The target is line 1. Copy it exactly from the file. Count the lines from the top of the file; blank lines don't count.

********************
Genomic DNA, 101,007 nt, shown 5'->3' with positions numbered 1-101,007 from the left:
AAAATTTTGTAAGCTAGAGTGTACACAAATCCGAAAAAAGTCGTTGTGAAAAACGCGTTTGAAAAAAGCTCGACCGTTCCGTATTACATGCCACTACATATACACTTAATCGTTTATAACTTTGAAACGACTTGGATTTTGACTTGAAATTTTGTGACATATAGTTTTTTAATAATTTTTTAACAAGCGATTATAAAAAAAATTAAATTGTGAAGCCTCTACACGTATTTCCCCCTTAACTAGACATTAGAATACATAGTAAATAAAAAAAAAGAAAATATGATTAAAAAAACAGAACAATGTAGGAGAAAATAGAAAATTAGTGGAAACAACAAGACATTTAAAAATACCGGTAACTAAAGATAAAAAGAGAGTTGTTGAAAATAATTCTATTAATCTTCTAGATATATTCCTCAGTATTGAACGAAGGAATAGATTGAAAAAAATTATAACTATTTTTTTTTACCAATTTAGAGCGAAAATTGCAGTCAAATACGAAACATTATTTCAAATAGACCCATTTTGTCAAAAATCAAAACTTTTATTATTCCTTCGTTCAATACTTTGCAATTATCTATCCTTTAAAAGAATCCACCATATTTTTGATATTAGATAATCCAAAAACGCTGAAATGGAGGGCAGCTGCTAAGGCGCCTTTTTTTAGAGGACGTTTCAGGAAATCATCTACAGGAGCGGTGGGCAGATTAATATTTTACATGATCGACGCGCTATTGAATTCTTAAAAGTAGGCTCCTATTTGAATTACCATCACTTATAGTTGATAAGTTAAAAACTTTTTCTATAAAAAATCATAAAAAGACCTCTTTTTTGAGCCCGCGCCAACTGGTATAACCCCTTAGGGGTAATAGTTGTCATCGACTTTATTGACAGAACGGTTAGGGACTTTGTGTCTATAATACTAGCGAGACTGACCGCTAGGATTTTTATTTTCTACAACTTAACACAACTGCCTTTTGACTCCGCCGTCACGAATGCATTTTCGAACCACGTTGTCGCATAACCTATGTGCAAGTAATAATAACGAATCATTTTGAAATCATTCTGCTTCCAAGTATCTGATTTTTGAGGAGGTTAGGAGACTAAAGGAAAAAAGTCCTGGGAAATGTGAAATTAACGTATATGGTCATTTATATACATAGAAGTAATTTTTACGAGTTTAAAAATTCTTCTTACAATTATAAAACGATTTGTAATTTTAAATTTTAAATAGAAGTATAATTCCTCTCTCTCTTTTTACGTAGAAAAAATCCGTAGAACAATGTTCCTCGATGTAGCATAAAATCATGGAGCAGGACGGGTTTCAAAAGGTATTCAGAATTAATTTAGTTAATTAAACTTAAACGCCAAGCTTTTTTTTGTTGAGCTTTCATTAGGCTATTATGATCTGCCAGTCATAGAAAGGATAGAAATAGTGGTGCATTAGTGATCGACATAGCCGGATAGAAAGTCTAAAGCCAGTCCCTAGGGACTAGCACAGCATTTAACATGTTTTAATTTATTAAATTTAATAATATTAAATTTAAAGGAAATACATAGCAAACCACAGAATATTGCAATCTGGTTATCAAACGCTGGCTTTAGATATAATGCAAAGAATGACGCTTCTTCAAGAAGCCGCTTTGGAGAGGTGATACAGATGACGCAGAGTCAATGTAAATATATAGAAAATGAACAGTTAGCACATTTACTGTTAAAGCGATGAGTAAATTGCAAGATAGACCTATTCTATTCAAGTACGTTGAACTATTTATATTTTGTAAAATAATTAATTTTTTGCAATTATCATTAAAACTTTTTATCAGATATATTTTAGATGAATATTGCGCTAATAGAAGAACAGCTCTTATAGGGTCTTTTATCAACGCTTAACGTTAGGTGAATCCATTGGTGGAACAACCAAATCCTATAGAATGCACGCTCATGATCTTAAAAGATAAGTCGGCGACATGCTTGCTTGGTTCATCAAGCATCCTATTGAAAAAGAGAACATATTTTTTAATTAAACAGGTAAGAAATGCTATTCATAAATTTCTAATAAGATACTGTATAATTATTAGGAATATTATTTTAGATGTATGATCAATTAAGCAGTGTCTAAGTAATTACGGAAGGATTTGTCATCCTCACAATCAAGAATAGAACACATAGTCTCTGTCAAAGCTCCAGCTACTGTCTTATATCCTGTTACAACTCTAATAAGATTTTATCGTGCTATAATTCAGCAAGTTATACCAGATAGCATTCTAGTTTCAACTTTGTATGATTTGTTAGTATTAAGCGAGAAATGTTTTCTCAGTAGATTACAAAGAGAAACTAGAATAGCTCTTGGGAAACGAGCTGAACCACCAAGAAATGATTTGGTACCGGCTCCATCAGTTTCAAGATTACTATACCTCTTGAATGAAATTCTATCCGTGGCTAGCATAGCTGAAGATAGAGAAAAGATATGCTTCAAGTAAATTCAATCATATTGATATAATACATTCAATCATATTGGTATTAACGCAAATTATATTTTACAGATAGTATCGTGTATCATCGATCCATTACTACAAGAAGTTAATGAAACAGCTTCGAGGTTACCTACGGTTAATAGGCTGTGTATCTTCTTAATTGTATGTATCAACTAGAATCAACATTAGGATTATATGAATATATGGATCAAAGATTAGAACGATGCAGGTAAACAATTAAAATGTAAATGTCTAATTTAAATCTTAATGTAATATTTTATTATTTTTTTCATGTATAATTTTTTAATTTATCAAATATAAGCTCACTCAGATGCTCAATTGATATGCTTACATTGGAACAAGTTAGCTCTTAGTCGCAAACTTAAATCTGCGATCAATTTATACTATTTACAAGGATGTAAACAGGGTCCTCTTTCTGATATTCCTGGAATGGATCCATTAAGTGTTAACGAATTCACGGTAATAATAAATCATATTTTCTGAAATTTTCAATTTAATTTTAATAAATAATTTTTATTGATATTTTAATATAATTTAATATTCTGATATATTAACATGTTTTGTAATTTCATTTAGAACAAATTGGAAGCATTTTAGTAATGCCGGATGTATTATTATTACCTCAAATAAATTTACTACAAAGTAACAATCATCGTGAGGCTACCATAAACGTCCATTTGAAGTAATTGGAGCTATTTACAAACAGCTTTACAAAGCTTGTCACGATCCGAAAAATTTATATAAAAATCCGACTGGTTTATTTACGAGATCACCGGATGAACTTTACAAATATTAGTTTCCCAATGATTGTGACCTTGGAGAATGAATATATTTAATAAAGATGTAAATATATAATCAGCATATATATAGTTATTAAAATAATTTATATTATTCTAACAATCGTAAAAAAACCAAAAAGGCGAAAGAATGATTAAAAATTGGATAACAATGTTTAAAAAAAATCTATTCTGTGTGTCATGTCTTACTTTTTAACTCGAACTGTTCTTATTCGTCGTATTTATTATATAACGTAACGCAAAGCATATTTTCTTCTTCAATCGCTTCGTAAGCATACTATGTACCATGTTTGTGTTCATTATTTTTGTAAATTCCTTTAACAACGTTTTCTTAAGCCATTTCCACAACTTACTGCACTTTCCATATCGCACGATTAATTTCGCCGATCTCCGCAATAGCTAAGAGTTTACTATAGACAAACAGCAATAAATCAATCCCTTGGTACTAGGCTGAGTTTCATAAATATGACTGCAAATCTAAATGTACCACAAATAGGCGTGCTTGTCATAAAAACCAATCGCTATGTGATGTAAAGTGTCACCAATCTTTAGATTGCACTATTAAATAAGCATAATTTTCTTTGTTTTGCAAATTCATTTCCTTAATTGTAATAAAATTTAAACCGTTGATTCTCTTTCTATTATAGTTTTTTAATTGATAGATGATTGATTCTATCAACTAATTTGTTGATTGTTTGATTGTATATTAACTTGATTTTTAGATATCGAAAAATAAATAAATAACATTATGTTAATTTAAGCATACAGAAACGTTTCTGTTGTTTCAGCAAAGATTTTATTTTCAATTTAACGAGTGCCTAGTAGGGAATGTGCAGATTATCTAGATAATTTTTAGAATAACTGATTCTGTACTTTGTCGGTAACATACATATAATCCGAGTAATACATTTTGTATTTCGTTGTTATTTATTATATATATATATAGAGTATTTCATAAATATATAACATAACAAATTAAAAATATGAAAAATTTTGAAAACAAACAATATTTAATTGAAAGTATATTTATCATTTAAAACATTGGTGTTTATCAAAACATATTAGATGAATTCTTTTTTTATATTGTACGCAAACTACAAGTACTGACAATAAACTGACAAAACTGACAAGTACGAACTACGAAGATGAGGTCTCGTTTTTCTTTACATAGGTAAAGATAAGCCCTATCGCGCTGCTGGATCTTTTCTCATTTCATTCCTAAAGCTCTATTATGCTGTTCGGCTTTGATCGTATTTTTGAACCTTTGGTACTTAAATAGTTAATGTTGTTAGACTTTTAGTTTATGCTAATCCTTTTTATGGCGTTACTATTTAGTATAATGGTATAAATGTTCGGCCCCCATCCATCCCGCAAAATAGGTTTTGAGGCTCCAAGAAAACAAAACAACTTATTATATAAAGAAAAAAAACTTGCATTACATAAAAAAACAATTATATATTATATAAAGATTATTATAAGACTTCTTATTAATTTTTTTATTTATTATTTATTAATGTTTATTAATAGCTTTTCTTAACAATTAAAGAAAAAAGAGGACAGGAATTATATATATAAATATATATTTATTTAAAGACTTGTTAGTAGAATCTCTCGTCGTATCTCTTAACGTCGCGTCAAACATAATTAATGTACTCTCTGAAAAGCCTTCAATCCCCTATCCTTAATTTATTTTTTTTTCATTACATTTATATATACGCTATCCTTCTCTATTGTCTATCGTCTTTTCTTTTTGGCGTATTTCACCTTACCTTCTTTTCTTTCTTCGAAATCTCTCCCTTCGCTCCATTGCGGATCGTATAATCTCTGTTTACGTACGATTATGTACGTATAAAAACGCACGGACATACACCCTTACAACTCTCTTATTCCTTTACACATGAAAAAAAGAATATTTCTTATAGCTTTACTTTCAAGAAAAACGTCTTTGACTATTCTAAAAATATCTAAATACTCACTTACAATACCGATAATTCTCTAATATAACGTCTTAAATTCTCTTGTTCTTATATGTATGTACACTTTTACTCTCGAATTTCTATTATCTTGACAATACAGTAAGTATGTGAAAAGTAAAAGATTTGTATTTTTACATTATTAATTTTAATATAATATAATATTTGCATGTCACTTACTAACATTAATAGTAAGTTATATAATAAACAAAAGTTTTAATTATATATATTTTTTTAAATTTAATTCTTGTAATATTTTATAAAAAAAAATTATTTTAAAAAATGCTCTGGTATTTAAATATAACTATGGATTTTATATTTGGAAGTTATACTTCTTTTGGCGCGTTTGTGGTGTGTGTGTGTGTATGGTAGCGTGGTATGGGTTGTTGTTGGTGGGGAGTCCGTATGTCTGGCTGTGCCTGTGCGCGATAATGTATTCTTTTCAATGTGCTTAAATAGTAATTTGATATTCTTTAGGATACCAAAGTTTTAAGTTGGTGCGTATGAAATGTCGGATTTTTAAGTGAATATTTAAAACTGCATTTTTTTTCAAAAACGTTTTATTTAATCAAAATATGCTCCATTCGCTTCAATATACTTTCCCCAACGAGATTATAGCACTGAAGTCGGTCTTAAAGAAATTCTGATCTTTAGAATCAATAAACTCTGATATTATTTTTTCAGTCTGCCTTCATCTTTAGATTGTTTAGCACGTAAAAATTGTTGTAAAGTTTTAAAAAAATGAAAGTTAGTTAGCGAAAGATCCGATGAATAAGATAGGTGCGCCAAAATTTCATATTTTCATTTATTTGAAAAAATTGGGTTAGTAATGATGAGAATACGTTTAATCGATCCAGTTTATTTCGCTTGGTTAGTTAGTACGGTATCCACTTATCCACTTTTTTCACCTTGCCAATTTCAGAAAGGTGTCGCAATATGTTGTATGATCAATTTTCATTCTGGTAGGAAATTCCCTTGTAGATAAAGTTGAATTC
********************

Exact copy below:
Genomic DNA, 101,007 nt, shown 5'->3' with positions numbered 1-101,007 from the left: